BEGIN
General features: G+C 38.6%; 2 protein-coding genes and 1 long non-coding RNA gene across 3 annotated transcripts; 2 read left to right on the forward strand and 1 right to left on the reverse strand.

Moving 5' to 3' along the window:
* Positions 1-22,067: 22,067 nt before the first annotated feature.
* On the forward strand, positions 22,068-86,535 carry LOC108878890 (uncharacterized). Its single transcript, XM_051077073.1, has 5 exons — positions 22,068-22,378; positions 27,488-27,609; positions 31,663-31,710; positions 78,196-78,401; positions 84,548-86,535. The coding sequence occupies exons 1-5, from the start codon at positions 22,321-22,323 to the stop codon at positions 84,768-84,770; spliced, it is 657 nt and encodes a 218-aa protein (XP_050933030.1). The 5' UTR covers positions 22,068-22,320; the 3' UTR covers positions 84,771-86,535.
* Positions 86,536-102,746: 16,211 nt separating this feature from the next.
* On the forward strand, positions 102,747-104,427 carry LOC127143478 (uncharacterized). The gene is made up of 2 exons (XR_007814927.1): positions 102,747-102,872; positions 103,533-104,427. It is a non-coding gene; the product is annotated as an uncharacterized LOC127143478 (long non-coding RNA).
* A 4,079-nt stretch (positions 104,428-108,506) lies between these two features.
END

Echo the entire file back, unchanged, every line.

General features: G+C 38.6%; 2 protein-coding genes and 1 long non-coding RNA gene across 3 annotated transcripts; 2 read left to right on the forward strand and 1 right to left on the reverse strand.

Moving 5' to 3' along the window:
* Positions 1-22,067: 22,067 nt before the first annotated feature.
* On the forward strand, positions 22,068-86,535 carry LOC108878890 (uncharacterized). Its single transcript, XM_051077073.1, has 5 exons — positions 22,068-22,378; positions 27,488-27,609; positions 31,663-31,710; positions 78,196-78,401; positions 84,548-86,535. The coding sequence occupies exons 1-5, from the start codon at positions 22,321-22,323 to the stop codon at positions 84,768-84,770; spliced, it is 657 nt and encodes a 218-aa protein (XP_050933030.1). The 5' UTR covers positions 22,068-22,320; the 3' UTR covers positions 84,771-86,535.
* Positions 86,536-102,746: 16,211 nt separating this feature from the next.
* On the forward strand, positions 102,747-104,427 carry LOC127143478 (uncharacterized). The gene is made up of 2 exons (XR_007814927.1): positions 102,747-102,872; positions 103,533-104,427. It is a non-coding gene; the product is annotated as an uncharacterized LOC127143478 (long non-coding RNA).
* A 4,079-nt stretch (positions 104,428-108,506) lies between these two features.